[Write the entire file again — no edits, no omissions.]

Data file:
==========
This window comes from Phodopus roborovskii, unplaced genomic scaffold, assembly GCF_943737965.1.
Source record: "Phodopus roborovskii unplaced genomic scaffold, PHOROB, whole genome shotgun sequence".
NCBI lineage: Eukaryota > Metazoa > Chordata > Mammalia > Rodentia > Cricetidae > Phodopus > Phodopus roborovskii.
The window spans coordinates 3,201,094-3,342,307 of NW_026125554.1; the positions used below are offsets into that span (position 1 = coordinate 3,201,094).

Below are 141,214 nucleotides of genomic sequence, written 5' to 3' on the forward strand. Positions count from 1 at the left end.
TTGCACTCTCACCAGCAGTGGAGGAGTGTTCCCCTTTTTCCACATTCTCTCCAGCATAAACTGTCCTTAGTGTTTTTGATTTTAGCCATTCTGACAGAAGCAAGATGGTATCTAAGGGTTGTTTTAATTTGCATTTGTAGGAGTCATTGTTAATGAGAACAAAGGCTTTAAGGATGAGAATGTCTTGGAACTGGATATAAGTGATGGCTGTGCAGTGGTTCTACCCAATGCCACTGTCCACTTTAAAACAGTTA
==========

This window comes from Phodopus roborovskii, unplaced genomic scaffold, assembly GCF_943737965.1.
Source record: "Phodopus roborovskii unplaced genomic scaffold, PHOROB, whole genome shotgun sequence".
NCBI lineage: Eukaryota > Metazoa > Chordata > Mammalia > Rodentia > Cricetidae > Phodopus > Phodopus roborovskii.
The window spans coordinates 3,201,094-3,342,307 of NW_026125554.1; the positions used below are offsets into that span (position 1 = coordinate 3,201,094).

Below are 141,214 nucleotides of genomic sequence, written 5' to 3' on the forward strand. Positions count from 1 at the left end.
TTGCACTCTCACCAGCAGTGGAGGAGTGTTCCCCTTTTTCCACATTCTCTCCAGCATAAACTGTCCTTAGTGTTTTTGATTTTAGCCATTCTGACAGAAGCAAGATGGTATCTAAGGGTTGTTTTAATTTGCATTTGTAGGAGTCATTGTTAATGAGAACAAAGGCTTTAAGGATGAGAATGTCTTGGAACTGGATATAAGTGATGGCTGTGCAGTGGTTCTACCCAATGCCACTGTCCACTTTAAAACAGTTA